There seems to be an explosion of young, very young, conductorial talent in our midst. In addition to Mikko Franck, Vladimir Jurowski, Daniel Harding and Gustavo Dudamel, we now must count Tugan Sokhiev in their number. A North Ossetian (as is Valery Gergiev) born in 1977, this graduate of the Leningrad Conservatoire and winner of an international conducting competition has just finished his first year as music director of the Orchestre Nationale du Capitole de Toulouse, an orchestra many think France's finest outside Paris. He took over the orchestra from its long-time conductor, Michel Plasson, at the beginning of the 2005-2006 season. Earlier he spent one year as director of the Wales National Opera but left on somewhat clouded terms, although the details of that situation have not been easy to obtain; there is some consideration that a 25-year-old is not ready to be music director of an important opera company. At any rate, as far as I can determine this is Sokhiev's first recording on a major label and it's a humdinger. Of course, it consists of two Russian orchestral warhorses -- well, 'Pictures at an Exhibition' is really Franco-Russian, having been orchestrated by Ravel -- of which one could argue we don't need any new recordings. And they don't really tell us a lot about a new conductor, do they? Well, perhaps not, but both these performances are sensational. (It doesn't hurt that they are also in sensational sound -- plain stereo, not SACD, by the way -- some of the best recorded sound I've heard in a while.) It has been a while since I'd heard anything by the Toulouse orchestra but it seems to me it is miles above its former level, or maybe this is partly due to Sokhiev. At any rate, the orchestra is strong in every department -- silken and luxurious string sound, quintessentially French plangent and characterful woodwinds, brilliant brass, percussion (especially in the Mussorgsky) just this side of over-the-top (and precisely what the piece needs).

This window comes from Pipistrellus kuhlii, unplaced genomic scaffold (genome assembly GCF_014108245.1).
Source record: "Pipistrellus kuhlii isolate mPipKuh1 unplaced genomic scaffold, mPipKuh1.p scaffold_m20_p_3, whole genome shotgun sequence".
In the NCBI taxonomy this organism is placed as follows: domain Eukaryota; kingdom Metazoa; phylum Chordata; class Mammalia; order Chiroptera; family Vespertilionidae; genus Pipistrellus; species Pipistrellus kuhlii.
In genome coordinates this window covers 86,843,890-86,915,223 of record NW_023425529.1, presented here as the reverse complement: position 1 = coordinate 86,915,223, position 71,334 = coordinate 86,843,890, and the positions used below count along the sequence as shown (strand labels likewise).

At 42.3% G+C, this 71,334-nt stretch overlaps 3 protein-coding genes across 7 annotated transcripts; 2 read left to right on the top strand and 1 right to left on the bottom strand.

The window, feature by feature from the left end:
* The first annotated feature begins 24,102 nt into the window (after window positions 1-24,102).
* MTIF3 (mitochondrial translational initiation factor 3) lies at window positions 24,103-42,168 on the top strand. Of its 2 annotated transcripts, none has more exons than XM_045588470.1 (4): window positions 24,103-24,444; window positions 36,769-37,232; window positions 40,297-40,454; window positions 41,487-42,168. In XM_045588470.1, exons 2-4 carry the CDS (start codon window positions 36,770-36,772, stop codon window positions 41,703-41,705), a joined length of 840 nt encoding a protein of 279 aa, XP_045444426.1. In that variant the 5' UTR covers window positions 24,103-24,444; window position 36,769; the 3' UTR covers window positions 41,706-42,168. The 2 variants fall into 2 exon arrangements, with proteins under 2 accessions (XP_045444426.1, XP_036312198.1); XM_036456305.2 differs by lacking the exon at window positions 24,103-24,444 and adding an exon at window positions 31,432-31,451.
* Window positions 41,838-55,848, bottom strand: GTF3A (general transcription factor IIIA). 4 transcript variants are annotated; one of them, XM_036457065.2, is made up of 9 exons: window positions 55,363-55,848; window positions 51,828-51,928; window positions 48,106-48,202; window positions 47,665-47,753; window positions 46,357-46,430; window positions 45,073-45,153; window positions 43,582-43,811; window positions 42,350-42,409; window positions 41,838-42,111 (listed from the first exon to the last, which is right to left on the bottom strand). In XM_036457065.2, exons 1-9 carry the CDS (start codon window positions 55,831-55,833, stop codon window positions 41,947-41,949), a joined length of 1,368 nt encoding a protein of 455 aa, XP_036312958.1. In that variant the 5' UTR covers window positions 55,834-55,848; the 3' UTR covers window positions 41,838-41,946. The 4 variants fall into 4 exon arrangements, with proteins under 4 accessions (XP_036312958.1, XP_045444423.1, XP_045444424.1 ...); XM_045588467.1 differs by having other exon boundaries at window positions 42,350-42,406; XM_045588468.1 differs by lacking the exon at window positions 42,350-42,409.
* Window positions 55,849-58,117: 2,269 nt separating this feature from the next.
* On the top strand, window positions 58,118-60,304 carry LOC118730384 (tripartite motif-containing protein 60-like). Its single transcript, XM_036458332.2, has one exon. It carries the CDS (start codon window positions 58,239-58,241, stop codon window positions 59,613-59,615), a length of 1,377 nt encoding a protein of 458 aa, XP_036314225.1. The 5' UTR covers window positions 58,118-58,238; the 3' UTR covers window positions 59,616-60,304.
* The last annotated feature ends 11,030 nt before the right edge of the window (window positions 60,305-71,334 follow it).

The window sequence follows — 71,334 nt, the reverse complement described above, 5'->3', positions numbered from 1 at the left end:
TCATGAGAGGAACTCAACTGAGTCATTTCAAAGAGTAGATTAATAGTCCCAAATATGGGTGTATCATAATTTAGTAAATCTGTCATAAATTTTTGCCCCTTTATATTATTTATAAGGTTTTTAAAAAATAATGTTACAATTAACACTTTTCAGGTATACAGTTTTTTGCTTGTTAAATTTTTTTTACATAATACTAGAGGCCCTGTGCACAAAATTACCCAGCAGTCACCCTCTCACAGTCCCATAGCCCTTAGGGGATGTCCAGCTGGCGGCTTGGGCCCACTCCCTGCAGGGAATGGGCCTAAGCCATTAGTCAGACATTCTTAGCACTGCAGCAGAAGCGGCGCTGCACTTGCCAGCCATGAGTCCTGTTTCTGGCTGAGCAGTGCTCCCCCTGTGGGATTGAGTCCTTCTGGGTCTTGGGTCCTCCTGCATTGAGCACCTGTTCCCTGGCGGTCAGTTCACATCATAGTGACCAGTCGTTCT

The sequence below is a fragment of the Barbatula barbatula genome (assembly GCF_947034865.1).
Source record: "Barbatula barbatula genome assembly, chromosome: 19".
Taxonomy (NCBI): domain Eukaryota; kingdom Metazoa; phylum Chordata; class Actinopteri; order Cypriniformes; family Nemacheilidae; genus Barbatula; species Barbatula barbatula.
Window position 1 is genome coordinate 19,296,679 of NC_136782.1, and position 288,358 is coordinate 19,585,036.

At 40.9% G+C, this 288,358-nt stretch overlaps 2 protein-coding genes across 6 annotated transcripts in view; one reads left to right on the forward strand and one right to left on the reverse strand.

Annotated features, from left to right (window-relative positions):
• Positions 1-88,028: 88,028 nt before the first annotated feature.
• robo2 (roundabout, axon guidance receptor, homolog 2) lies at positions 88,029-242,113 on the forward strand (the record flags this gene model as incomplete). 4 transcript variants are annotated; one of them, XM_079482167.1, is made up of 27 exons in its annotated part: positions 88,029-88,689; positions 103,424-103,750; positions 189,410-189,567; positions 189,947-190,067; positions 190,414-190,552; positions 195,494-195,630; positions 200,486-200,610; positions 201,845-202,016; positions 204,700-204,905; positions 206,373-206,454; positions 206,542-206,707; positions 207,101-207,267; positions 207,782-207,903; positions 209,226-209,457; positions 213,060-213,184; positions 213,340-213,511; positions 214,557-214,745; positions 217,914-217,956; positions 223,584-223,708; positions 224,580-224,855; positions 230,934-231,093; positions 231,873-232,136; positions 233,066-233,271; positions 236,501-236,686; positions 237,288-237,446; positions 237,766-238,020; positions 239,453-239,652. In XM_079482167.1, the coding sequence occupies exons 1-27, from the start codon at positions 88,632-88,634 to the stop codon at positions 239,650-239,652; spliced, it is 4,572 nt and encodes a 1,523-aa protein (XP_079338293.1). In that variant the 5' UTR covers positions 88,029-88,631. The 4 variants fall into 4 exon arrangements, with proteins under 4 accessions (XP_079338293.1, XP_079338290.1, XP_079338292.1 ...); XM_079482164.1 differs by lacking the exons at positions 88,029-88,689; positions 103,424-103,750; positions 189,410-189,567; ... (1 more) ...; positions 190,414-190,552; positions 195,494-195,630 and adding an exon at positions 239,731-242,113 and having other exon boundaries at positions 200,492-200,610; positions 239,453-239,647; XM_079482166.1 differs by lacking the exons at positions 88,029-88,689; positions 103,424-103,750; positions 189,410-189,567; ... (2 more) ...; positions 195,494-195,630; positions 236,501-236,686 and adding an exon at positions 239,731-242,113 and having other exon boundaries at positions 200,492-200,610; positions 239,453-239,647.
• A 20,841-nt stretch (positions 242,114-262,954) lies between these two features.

Sokhiev's interpretations of both the Mussorgsky and the Tchaikovsky are notable for their excitement, their emotionality, the required delicacy, élan and rhythmic precision, and consummate instrumental balances.
I frankly can hardly wait to hear what this young man will come up with next. I'd love to hear what he would do with central European classics and even more what he'd do with Debussy, Ravel, Fauré, Chabrier, Dukas, Roussel et al. I'd be inclined to guess the latter would be scintillating, the former possibly still a bit unformed. I guess we'll have to wait and see. Meanwhile, this CD seems to find itself back in my player (and in my car, and in my Discman) again and again.